NASHVILLE, Tenn. — Listening to music has never been easier than it is right now. All you have to do is head to the internet where you can log in to a streaming service and listen to your heart's content.
That's what Country music superstar Martina McBride did yesterday. She was on Spotify listening to new music from Sara Evans when she decided to create a playlist named "Country Music," And that's when she realized something was wrong.
Spotify gave her 10 suggestions of songs to add to her playlist, and they were all songs by men. Thinking that was strange, McBride refreshed the list, only to be presented another 10 men, and she documented the whole thing on her Instagram story.
It took her 14 refreshes to finally get a woman on the suggestion list, Carrie Underwood, meaning Spotify suggested more than 140 songs by men before a single song by a female was suggested. McBride was upset about the situation and took to Instagram to voice her opinion on the matter.
McBride posted, "I just have no words. My heart is pounding. I can't remember when I've been this mad."
She continued in another post, "Is it lazy? Is it discriminatory? Is it tone deaf? Is it out of touch? @spotify what.is.it??? Please help me understand."
McBride went on to say "I'm not doing this for me obviously. I'm sure I won't show up on any recommendations anytime soon after today. I'm frustrated for my sisters. For all the great female artists who are making fabulous music. For all the female writers. And MOST OF ALL for every little girl out there who doesn't hear this music And doesn't know that SHE CAN GROW UP AND DO IT!!!"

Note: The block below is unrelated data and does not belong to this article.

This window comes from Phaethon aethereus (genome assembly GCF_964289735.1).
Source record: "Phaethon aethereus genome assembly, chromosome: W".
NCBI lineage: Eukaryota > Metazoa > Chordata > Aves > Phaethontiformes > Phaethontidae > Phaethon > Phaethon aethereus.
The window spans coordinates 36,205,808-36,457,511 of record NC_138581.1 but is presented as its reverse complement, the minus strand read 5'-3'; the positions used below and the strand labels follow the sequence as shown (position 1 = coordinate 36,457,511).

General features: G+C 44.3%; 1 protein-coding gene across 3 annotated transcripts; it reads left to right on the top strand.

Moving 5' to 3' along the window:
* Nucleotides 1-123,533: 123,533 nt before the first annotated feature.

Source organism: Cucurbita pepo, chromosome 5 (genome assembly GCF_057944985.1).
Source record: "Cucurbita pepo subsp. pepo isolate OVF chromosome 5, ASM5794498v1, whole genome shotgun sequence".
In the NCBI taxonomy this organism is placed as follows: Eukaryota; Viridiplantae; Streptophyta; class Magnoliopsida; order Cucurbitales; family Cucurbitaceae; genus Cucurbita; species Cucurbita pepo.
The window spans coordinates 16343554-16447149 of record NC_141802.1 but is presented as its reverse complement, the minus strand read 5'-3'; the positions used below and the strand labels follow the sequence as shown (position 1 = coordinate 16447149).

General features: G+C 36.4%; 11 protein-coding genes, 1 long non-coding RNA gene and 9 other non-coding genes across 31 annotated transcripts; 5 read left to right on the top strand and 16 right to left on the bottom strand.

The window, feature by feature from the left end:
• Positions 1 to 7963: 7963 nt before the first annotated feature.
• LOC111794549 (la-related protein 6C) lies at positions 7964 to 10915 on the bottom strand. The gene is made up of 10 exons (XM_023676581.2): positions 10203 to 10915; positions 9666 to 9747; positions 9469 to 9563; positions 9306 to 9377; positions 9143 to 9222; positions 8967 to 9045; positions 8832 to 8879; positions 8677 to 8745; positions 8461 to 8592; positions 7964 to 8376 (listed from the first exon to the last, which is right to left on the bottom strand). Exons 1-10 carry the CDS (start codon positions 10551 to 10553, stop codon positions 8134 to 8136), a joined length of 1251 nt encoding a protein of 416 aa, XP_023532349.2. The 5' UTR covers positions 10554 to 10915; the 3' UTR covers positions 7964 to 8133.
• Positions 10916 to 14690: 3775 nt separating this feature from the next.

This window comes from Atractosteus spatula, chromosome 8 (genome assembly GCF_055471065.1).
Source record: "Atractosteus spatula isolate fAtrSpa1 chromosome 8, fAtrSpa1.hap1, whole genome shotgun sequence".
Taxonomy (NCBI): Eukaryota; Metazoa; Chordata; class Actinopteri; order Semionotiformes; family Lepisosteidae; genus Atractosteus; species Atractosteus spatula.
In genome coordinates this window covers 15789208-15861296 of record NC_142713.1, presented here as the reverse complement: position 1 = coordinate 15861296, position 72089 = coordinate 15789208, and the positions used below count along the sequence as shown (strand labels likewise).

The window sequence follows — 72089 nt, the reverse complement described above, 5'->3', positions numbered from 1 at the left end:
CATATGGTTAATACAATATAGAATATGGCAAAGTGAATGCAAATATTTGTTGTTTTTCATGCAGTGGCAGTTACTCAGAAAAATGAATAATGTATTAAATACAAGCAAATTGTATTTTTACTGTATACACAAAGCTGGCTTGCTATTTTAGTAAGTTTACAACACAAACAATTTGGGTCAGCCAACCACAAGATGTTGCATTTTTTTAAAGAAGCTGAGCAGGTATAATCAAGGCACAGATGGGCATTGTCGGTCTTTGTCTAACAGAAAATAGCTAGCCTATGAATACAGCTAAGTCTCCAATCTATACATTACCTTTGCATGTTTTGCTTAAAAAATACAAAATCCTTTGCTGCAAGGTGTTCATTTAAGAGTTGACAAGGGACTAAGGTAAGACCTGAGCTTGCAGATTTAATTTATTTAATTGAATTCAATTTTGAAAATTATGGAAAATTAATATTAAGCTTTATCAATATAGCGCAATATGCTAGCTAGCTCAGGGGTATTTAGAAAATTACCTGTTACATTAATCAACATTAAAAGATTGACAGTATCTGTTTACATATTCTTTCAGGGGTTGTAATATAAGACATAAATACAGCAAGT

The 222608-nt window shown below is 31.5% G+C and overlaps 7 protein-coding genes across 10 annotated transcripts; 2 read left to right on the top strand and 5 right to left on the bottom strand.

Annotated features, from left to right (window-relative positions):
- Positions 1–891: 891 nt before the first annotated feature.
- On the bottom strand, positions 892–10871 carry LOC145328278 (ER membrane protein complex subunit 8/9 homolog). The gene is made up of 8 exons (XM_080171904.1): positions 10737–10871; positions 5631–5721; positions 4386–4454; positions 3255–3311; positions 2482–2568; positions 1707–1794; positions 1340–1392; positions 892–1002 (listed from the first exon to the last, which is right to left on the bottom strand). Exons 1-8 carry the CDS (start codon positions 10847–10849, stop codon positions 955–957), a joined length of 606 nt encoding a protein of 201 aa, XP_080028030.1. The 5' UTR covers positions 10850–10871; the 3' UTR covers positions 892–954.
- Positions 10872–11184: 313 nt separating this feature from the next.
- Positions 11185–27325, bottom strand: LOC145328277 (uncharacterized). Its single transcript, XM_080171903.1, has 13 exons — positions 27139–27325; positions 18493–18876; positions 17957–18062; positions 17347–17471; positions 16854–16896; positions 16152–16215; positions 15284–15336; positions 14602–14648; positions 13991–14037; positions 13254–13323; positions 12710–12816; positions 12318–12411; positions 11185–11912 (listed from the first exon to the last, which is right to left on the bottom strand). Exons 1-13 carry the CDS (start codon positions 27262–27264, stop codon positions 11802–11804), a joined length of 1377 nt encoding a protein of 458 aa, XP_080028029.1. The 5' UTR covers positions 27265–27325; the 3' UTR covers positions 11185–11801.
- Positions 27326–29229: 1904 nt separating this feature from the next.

McBride posted music that had been released recently from female artists that she thought could be included in suggestions, including new music from The Highwomen, Tanya Tucker, Trisha Yearwood, Kelsea Ballerini, Sheryl Crow, and Miranda Lambert.
The posts blew up on social media with many people surprised by what had happened to McBride, and while the posts were largely targeted at Spotify, it's an issue that is widespread in Country Music: the under representation of women.
It's a vicious cycle. Women aren't signed to record labels because they aren't played on radio because they aren't streamed because they aren't booked on big tours. All of those factors impact the others, creating a spiral effect.
It's an issue that many say will only change if talked about, and McBride started a new conversation with her posts.
NewsChannel 5 reached out to Spotify for a comment on this story, but never received a response.